This is a Miraculous Ladybug PSA
So, I love reading your fanfictions. Seriously, I read so many fics that I keep getting them mixed up! And we all love precious Marinette and writing about her fashion endeavors, but I see a common misconception about fabrics (namely silk) that keeps happening, so I would really love to clear that up!
I myself am a seamstress and costume designer with some schooling, just so you know where I’m coming from. So! Let’s learn about fibers and weaves!
Fibers are the material that fabrics are made out of.
Examples include silk, wool, cotton, polyester, linen, rayon, spandex, leather, etc. Take a look at your clothing tags to see what all they’re made of!
Weaves are the way in which fibers are woven together to make a fabric.
Examples include satin, velvet, chiffon, organza, taffeta, charmeuse, shantung, knit, twill, herringbone, corduroy, lace, brocade, etc.
“Satin or silk?” is that common misconception I mentioned. You don’t HAVE to choose between them; they are not mutually exclusive! In fact, silk satin is one of the loveliest fabrics I’ve had the opportunity to work with! However, polyester satin is also perfectly beautiful (especially bridal satin) and a much more economical choice over silk.
Which brings up another point. I encourage all writers to consider the COST of fabric. It is not, in fact, cheaper to make your own clothes than it is to buy them. Not anymore and not in the US, at least. Especially silk. An average price for a yard of silk runs between $20-$30, and most gowns (our favorite thing to imagine Marinette making for herself) need at least three yards (forgive the imperial system, I’m American and this is what i work in) for a slim fit. The fuller the skirt and a whole lot more yardage is needed. You can see how expensive silk can get VERY quickly. So consider your story and whatever circumstances you’ve placed Marinette in when choosing the kinds of fabric she uses. Polyester is a great substitute for silk and is available in almost all the same weaves. You don’t even have to CALL it polyester if you don’t wanna; just satin or velvet or brocade or whatever the heck kinda weave you wanna use. That’s the important part anyway.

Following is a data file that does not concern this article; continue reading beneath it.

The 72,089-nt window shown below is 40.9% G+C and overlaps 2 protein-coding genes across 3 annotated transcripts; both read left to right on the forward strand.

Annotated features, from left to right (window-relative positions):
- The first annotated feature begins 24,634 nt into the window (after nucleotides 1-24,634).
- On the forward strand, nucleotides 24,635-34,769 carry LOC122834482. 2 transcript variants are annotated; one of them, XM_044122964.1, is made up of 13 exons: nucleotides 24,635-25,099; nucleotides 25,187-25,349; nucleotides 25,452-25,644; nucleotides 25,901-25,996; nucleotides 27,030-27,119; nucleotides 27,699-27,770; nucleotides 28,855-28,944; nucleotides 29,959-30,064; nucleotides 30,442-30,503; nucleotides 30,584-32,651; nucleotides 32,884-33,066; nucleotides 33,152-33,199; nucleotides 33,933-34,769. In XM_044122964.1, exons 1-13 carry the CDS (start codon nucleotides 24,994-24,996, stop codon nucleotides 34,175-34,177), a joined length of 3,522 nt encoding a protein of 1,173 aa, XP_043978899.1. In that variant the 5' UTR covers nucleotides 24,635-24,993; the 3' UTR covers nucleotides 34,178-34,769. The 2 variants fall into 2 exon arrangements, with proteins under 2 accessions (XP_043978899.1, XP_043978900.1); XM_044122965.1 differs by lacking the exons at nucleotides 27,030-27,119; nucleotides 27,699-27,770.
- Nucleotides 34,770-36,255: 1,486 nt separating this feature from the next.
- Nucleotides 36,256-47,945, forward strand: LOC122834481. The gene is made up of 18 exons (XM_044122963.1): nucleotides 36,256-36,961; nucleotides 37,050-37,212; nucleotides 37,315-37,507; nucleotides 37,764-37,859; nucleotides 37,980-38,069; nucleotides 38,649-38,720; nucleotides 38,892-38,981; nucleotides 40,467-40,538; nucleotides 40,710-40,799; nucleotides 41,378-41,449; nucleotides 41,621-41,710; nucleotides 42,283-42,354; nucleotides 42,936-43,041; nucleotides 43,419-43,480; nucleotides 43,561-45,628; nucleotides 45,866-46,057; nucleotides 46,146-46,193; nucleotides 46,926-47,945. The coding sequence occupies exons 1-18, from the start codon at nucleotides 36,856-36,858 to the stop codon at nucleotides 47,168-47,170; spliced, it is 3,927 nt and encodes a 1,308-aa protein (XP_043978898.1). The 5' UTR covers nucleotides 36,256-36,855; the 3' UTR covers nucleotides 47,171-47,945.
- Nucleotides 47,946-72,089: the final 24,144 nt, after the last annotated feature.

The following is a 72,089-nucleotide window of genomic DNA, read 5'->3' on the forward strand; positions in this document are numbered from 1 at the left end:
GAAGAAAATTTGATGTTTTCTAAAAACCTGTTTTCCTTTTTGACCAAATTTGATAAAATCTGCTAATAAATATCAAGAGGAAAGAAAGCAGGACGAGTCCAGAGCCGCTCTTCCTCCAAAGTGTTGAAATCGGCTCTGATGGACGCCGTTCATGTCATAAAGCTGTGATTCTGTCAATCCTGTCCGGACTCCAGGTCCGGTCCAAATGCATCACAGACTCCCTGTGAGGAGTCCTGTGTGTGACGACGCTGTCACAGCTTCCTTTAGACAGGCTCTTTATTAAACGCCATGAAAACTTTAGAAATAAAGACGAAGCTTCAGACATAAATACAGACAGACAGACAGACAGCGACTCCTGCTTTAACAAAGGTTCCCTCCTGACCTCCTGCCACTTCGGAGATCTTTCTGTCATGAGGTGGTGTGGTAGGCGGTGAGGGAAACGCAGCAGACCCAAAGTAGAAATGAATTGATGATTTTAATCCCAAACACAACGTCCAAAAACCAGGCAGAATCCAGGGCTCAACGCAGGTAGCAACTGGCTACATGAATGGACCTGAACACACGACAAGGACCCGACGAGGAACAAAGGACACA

In short (haha, but not really) be more creative in describing clothing than just calling it “silk”! Because silk can be many different weaves with many different textures and behaviors. If you’re not sure what the fabric is called that you want to use, Google any of the weaves I listed and you’ll see a slew of pictures that show how a fabric lays, twists and drapes.
And if that fails, I’m all ears to field questions!
*quietly steps off soapbox and packs it away*